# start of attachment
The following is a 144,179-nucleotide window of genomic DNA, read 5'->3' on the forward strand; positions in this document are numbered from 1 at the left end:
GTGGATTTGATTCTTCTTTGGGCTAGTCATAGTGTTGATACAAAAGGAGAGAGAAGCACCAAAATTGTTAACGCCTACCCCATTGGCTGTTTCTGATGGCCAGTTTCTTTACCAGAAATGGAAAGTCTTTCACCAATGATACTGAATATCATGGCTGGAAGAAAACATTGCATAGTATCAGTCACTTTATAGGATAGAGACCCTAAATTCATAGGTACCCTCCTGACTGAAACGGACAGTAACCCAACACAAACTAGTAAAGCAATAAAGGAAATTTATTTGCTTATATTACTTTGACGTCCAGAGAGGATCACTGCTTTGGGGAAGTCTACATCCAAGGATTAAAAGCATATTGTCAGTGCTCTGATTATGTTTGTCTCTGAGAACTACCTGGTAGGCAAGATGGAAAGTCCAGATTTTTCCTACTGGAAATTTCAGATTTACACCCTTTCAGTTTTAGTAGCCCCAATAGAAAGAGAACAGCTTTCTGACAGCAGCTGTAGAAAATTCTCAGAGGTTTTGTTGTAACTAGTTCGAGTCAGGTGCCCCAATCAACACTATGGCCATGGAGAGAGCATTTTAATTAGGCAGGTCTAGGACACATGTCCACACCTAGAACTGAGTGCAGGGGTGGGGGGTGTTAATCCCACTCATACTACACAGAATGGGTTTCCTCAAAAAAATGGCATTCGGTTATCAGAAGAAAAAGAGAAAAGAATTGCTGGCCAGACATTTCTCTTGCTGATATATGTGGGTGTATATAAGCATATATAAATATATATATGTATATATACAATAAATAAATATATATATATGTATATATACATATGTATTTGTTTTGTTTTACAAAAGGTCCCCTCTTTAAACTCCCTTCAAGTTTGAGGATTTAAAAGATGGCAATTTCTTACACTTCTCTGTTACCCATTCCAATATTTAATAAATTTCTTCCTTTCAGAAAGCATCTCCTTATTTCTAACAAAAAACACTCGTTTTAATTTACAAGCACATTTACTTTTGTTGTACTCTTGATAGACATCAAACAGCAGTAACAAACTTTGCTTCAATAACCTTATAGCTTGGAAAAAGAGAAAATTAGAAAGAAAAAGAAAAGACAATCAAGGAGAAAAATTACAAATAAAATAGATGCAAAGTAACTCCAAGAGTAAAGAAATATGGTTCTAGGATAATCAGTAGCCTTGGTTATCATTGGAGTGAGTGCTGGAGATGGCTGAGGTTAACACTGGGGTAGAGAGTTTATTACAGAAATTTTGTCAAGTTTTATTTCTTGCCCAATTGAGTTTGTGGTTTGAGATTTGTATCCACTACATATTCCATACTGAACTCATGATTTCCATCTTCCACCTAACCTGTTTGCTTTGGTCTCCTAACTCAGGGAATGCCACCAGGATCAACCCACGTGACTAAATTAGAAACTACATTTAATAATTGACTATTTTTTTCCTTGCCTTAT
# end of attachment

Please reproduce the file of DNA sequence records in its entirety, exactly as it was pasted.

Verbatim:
The following is a 144,179-nucleotide window of genomic DNA, read 5'->3' on the forward strand; positions in this document are numbered from 1 at the left end:
GTGGATTTGATTCTTCTTTGGGCTAGTCATAGTGTTGATACAAAAGGAGAGAGAAGCACCAAAATTGTTAACGCCTACCCCATTGGCTGTTTCTGATGGCCAGTTTCTTTACCAGAAATGGAAAGTCTTTCACCAATGATACTGAATATCATGGCTGGAAGAAAACATTGCATAGTATCAGTCACTTTATAGGATAGAGACCCTAAATTCATAGGTACCCTCCTGACTGAAACGGACAGTAACCCAACACAAACTAGTAAAGCAATAAAGGAAATTTATTTGCTTATATTACTTTGACGTCCAGAGAGGATCACTGCTTTGGGGAAGTCTACATCCAAGGATTAAAAGCATATTGTCAGTGCTCTGATTATGTTTGTCTCTGAGAACTACCTGGTAGGCAAGATGGAAAGTCCAGATTTTTCCTACTGGAAATTTCAGATTTACACCCTTTCAGTTTTAGTAGCCCCAATAGAAAGAGAACAGCTTTCTGACAGCAGCTGTAGAAAATTCTCAGAGGTTTTGTTGTAACTAGTTCGAGTCAGGTGCCCCAATCAACACTATGGCCATGGAGAGAGCATTTTAATTAGGCAGGTCTAGGACACATGTCCACACCTAGAACTGAGTGCAGGGGTGGGGGGTGTTAATCCCACTCATACTACACAGAATGGGTTTCCTCAAAAAAATGGCATTCGGTTATCAGAAGAAAAAGAGAAAAGAATTGCTGGCCAGACATTTCTCTTGCTGATATATGTGGGTGTATATAAGCATATATAAATATATATATGTATATATACAATAAATAAATATATATATATGTATATATACATATGTATTTGTTTTGTTTTACAAAAGGTCCCCTCTTTAAACTCCCTTCAAGTTTGAGGATTTAAAAGATGGCAATTTCTTACACTTCTCTGTTACCCATTCCAATATTTAATAAATTTCTTCCTTTCAGAAAGCATCTCCTTATTTCTAACAAAAAACACTCGTTTTAATTTACAAGCACATTTACTTTTGTTGTACTCTTGATAGACATCAAACAGCAGTAACAAACTTTGCTTCAATAACCTTATAGCTTGGAAAAAGAGAAAATTAGAAAGAAAAAGAAAAGACAATCAAGGAGAAAAATTACAAATAAAATAGATGCAAAGTAACTCCAAGAGTAAAGAAATATGGTTCTAGGATAATCAGTAGCCTTGGTTATCATTGGAGTGAGTGCTGGAGATGGCTGAGGTTAACACTGGGGTAGAGAGTTTATTACAGAAATTTTGTCAAGTTTTATTTCTTGCCCAATTGAGTTTGTGGTTTGAGATTTGTATCCACTACATATTCCATACTGAACTCATGATTTCCATCTTCCACCTAACCTGTTTGCTTTGGTCTCCTAACTCAGGGAATGCCACCAGGATCAACCCACGTGACTAAATTAGAAACTACATTTAATAATTGACTATTTTTTTCCTTGCCTTAT